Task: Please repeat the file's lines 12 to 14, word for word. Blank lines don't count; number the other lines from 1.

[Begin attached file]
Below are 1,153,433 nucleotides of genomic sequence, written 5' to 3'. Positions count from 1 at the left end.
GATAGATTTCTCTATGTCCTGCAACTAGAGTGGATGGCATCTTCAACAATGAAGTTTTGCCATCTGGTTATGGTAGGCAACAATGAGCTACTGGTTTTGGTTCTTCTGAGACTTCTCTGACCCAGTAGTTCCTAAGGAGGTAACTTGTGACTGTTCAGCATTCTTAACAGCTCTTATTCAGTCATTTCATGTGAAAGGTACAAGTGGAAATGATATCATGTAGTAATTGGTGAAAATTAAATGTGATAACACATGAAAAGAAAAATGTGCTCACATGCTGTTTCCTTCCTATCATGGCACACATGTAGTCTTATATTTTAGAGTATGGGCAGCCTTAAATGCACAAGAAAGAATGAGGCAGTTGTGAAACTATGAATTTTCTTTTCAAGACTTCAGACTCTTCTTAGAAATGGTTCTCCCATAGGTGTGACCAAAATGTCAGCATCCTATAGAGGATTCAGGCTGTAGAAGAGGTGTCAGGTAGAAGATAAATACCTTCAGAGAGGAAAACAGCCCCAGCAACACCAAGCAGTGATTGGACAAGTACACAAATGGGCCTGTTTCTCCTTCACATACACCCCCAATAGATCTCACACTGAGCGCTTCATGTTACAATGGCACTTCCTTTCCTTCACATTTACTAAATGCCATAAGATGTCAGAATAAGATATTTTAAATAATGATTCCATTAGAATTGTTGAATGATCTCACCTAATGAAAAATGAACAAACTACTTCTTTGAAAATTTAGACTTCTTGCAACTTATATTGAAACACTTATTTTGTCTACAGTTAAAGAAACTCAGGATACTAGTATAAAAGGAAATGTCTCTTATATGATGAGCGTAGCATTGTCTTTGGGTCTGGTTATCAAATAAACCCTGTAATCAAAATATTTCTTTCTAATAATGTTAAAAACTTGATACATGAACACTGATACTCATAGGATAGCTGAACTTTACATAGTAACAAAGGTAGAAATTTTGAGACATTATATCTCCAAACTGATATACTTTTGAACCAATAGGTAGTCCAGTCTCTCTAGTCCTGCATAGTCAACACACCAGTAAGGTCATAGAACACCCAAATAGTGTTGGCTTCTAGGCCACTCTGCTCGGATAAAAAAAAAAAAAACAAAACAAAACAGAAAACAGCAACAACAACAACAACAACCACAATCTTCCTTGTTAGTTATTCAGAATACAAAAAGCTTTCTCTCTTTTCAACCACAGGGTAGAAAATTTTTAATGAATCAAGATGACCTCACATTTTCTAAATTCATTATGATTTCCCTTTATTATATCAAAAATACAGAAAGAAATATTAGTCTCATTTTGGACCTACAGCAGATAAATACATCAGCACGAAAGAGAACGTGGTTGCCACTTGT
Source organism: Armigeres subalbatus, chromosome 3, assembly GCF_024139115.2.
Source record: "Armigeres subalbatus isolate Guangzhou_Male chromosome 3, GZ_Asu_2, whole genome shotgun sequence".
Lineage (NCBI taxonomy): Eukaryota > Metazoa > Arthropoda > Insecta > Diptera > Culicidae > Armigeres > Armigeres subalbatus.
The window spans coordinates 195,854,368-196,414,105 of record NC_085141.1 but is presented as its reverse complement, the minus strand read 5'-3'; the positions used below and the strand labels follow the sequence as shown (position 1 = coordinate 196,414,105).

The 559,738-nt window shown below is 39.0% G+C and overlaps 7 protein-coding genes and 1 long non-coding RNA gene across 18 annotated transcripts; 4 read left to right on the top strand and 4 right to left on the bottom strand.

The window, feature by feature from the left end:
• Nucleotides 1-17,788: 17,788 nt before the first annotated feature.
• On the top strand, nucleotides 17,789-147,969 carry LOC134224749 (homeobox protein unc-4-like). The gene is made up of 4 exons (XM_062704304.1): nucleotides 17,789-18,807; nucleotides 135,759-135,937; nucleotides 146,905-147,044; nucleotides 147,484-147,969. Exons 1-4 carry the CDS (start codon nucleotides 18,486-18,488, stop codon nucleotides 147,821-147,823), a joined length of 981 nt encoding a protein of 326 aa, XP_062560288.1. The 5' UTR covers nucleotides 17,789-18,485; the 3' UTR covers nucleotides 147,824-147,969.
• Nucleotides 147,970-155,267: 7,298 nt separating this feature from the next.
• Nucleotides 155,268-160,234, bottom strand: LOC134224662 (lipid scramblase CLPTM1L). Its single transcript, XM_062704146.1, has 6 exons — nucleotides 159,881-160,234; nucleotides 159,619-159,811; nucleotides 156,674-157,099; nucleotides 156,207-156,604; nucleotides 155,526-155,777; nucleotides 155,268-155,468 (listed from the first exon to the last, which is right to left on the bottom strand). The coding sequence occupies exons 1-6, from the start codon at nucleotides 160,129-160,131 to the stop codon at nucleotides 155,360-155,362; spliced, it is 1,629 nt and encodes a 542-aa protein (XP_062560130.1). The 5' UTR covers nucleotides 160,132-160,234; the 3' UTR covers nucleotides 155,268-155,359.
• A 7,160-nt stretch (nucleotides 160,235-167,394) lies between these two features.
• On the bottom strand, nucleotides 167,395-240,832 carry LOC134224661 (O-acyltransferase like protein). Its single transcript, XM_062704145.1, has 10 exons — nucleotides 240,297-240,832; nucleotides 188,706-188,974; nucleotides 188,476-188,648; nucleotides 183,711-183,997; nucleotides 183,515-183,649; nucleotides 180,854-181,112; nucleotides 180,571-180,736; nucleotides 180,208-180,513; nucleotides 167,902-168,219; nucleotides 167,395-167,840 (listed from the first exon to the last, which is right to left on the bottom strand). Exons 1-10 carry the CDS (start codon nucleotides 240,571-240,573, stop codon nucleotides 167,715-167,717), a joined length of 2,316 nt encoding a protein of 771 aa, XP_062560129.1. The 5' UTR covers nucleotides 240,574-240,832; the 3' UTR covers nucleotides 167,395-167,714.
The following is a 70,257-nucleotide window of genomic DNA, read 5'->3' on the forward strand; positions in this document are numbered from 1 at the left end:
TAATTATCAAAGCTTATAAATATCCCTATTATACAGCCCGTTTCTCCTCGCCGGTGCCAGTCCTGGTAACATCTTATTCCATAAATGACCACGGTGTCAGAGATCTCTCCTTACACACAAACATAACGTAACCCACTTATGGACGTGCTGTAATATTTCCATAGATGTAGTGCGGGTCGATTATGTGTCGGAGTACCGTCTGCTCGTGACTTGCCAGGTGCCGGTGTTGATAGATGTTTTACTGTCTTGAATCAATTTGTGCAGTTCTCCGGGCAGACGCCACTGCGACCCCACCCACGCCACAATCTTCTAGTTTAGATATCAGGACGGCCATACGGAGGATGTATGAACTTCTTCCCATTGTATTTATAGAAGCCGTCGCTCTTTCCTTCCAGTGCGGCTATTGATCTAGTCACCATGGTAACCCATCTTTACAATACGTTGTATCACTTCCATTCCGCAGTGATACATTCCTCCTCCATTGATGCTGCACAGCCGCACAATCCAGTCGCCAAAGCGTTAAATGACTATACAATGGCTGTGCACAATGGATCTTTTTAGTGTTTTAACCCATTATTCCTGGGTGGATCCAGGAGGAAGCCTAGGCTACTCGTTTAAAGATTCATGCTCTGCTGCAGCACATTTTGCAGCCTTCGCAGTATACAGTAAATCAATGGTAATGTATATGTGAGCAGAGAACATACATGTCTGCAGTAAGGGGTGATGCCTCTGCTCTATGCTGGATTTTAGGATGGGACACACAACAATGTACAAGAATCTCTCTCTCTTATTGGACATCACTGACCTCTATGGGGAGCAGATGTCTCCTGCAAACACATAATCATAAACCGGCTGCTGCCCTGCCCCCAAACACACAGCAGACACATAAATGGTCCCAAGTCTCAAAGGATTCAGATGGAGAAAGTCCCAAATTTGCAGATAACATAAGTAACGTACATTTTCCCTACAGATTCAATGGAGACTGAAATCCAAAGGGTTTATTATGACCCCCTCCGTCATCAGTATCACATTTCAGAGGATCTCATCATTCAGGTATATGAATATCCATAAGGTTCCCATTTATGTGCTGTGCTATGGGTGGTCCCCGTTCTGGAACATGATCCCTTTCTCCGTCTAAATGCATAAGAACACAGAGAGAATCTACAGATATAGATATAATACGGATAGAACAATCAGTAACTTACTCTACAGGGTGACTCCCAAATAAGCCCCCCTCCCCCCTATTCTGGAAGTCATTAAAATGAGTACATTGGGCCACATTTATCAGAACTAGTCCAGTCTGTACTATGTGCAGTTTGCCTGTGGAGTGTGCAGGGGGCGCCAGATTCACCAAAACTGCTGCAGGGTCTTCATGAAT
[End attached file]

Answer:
• Nucleotides 155,268-160,234, bottom strand: LOC134224662 (lipid scramblase CLPTM1L). Its single transcript, XM_062704146.1, has 6 exons — nucleotides 159,881-160,234; nucleotides 159,619-159,811; nucleotides 156,674-157,099; nucleotides 156,207-156,604; nucleotides 155,526-155,777; nucleotides 155,268-155,468 (listed from the first exon to the last, which is right to left on the bottom strand). The coding sequence occupies exons 1-6, from the start codon at nucleotides 160,129-160,131 to the stop codon at nucleotides 155,360-155,362; spliced, it is 1,629 nt and encodes a 542-aa protein (XP_062560130.1). The 5' UTR covers nucleotides 160,132-160,234; the 3' UTR covers nucleotides 155,268-155,359.
• A 7,160-nt stretch (nucleotides 160,235-167,394) lies between these two features.
• On the bottom strand, nucleotides 167,395-240,832 carry LOC134224661 (O-acyltransferase like protein). Its single transcript, XM_062704145.1, has 10 exons — nucleotides 240,297-240,832; nucleotides 188,706-188,974; nucleotides 188,476-188,648; nucleotides 183,711-183,997; nucleotides 183,515-183,649; nucleotides 180,854-181,112; nucleotides 180,571-180,736; nucleotides 180,208-180,513; nucleotides 167,902-168,219; nucleotides 167,395-167,840 (listed from the first exon to the last, which is right to left on the bottom strand). Exons 1-10 carry the CDS (start codon nucleotides 240,571-240,573, stop codon nucleotides 167,715-167,717), a joined length of 2,316 nt encoding a protein of 771 aa, XP_062560129.1. The 5' UTR covers nucleotides 240,574-240,832; the 3' UTR covers nucleotides 167,395-167,714.